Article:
Rep. Sam Farr (D)
Elected: June 1993, 8th full term.
Born: July 4, 1941, San Francisco .
Education: Willamette U., B.S. 1963.
Family: Married (Shary); 1 child.
Elected office: Monterey Cnty. Bd. of Supervisors, 1975–80, chmn., 1979; CA Assembly, 1980–93.
Professional Career: Peace Corps, Colombia, 1963–65; staff, CA Assembly, 1965–75.
The congressman from the 17th District is Sam Farr, a Democrat first elected in June 1993. A fifth-generation Californian, he grew up in Monterey County, where his father was a state senator for many years. Farr signed up for the Peace Corps after college, learned Spanish at the Monterey Institute of International Studies, and served two years in Colombia. He was a California Assembly staff member for a decade, became a Monterey County supervisor in 1975, and was elected to the Assembly in 1980. There, he wrote one of the nation’s strictest oil-spill liability laws. In 1993, when Democratic Rep. Leon Panetta resigned from the House to become director of the Office of Management and Budget, Farr ran for his seat. He entered the race as the overwhelming favorite, and won 26% of the vote in the all-party primary to defeat two other Democrats. But in the runoff, which came after President Clinton’s budget and tax increase had arrived in Congress, he had trouble against Republican Bill McCampbell, whom Panetta had defeated 72%-24% seven months earlier. Farr won, but by just 52%-43%.
|Sam Farr (D)||168,907||(74%)||($775,793)|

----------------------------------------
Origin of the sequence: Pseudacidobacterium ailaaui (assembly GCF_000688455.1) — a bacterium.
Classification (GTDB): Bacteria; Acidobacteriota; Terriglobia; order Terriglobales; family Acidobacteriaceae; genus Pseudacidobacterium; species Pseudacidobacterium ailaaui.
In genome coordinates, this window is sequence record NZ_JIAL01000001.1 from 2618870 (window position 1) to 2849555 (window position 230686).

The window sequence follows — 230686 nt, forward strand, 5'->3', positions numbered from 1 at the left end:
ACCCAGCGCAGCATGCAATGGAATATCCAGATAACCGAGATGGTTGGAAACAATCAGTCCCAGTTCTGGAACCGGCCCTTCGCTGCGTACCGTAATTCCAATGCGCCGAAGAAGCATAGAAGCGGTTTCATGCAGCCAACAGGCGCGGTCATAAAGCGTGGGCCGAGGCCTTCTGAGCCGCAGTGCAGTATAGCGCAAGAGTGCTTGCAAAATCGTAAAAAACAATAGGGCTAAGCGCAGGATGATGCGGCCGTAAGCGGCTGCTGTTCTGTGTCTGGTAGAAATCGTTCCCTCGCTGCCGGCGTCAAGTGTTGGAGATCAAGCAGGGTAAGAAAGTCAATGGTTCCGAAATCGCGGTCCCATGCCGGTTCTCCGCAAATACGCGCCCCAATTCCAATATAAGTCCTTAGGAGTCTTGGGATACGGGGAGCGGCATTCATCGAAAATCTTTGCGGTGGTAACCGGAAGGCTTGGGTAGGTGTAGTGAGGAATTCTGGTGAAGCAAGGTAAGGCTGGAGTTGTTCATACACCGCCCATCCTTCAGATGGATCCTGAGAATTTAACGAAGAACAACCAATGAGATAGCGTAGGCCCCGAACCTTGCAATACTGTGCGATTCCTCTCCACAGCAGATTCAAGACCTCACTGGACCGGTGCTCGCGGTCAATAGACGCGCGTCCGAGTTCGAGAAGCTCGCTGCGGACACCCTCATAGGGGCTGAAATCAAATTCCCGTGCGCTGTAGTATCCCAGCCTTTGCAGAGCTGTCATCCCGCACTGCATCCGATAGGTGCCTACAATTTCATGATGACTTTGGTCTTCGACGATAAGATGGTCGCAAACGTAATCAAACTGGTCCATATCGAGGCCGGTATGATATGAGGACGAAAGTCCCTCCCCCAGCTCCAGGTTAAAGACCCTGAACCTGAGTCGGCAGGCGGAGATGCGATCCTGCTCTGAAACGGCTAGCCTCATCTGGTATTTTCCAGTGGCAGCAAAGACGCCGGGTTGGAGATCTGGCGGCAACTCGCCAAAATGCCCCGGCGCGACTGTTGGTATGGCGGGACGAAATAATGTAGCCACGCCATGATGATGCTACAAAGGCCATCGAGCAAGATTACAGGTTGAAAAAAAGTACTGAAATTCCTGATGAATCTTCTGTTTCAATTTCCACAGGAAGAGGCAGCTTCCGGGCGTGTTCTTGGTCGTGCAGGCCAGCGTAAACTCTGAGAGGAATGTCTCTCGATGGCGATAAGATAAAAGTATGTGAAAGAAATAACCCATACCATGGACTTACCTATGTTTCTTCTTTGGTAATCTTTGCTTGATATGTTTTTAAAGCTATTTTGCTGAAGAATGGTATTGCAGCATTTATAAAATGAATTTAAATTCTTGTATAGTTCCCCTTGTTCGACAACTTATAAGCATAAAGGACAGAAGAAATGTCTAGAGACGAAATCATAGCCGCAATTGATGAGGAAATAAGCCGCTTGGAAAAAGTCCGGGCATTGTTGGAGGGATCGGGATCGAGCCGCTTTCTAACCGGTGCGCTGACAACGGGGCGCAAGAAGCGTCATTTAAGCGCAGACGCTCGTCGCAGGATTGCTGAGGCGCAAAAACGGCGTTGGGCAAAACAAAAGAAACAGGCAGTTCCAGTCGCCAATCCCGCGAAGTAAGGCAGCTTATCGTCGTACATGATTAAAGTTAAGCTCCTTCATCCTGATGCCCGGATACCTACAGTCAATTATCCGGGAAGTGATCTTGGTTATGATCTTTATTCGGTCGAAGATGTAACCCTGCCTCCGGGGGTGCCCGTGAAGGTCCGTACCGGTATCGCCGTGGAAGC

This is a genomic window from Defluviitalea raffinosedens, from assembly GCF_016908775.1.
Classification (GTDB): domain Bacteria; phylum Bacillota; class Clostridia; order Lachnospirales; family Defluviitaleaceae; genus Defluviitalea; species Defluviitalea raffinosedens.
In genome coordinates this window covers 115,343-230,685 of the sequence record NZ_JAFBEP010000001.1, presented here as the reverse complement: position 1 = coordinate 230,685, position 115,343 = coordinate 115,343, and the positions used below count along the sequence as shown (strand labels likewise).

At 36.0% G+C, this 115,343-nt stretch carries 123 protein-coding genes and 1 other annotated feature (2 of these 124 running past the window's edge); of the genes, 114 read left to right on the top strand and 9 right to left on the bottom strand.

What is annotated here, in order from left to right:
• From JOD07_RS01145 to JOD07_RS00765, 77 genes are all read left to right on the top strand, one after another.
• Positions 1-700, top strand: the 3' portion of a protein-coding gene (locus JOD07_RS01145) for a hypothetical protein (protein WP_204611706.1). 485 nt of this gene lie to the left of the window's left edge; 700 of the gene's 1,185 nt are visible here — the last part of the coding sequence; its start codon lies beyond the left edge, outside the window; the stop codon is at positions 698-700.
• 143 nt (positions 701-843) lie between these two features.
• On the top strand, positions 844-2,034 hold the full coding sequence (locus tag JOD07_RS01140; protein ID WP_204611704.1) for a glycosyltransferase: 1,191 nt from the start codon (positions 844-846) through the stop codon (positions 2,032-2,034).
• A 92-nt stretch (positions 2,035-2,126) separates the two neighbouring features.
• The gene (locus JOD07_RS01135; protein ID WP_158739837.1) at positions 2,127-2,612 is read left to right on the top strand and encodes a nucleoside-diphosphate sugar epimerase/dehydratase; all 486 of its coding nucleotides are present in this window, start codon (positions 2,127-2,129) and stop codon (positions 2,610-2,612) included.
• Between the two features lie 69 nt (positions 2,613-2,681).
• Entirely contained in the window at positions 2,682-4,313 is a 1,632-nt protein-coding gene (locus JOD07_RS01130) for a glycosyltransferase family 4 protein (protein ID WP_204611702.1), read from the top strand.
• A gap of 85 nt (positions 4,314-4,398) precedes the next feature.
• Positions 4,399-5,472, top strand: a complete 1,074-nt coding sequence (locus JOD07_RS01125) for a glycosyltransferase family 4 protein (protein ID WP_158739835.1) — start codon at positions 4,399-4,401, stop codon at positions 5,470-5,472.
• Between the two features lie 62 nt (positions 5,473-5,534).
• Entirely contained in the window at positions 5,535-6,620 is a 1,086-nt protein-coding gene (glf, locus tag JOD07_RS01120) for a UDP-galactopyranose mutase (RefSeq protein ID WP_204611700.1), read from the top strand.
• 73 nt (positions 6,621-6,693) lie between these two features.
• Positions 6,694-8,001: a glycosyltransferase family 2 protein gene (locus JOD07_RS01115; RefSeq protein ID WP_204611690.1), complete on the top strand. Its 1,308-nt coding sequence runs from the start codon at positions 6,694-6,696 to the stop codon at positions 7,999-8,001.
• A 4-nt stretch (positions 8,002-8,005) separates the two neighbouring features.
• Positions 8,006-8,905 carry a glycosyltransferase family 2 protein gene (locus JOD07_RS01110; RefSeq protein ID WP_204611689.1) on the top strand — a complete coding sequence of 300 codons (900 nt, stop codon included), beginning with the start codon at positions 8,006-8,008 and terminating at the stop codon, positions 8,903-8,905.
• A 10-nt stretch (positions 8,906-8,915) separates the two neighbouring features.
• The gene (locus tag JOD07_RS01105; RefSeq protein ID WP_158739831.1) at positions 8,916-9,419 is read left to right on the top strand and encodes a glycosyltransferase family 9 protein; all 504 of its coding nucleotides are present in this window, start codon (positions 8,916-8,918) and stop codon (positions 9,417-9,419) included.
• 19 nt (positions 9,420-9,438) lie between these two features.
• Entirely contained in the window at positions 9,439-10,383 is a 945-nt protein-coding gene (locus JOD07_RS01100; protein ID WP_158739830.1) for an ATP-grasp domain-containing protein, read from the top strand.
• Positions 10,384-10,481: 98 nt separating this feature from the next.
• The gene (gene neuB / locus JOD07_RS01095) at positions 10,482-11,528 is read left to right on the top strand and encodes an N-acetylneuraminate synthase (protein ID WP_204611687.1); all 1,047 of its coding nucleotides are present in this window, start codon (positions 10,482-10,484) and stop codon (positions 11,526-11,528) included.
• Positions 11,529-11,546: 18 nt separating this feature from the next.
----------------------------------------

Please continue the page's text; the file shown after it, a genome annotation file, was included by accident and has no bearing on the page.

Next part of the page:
|Jeff Taylor (R)||59,037||(26%)||($41,568)|
|Sam Farr (D)||Unopposed|
Prior Winning Percentages: 2006 (76%), 2004 (67%), 2002 (68%), 2000 (69%), 1998 (65%), 1996 (59%), 1994 (52%), 1993 (52%)
In the House, Farr has a solidly liberal voting record. He is a close ally of House Speaker Nancy Pelosi’s. On the Appropriations Committee, Farr is a senior member on subcommittees dealing with two major local concerns: farming and military bases. He helped to negotiate the final agreement that conveyed the former Fort Ord to civilian hands, and he took the lead in transferring the lands to local governments and in refusing to permit the Navy to establish a practice bombing range near Big Sur. Working with Democratic Sen. Patrick Leahy of Vermont, he led a successful effort in 2003 to repeal a little-noted provision of an appropriations bill that would have allowed poultry and beef to be raised on non-organic food but still be labeled organic. In 2002, President George W. Bush signed Farr’s bill to add 55,000 acres to the Big Sur wilderness area. Farr has pushed a major proposal to overhaul ocean management, with national and regional governance. He helped to write the 2006 law revising rules for offshore fisheries, and he also has a bill to encourage research on sea otters.
After the local spinach crop was affected by an E. coli outbreak in 2006, Farr held a press conference to urge constituents to “go Popeye” and eat spinach. He pushed for $25 million to aid producers, a provision that generated controversy after it was added to the emergency war spending bill, and it was stripped from the measure that passed in April 2007. “It’s easy to make fun of spinach,” Farr said in defense of the subsidy. “But if we had eaten more of it, we would be a stronger society.”
Nationally, Farr gets attention for some of his relatively extreme liberal positions. In 2007, he co-sponsored a resolution calling for the impeachment of Vice President Cheney. While most Democrats had a hearty dislike for Cheney, few thought that impeachment was the solution. At a February 2008 hearing, Farr compared U.S. immigration agents to the Nazi Gestapo, explaining that his constituents had “a very ill will” toward the agents.
Farr has been re-elected easily.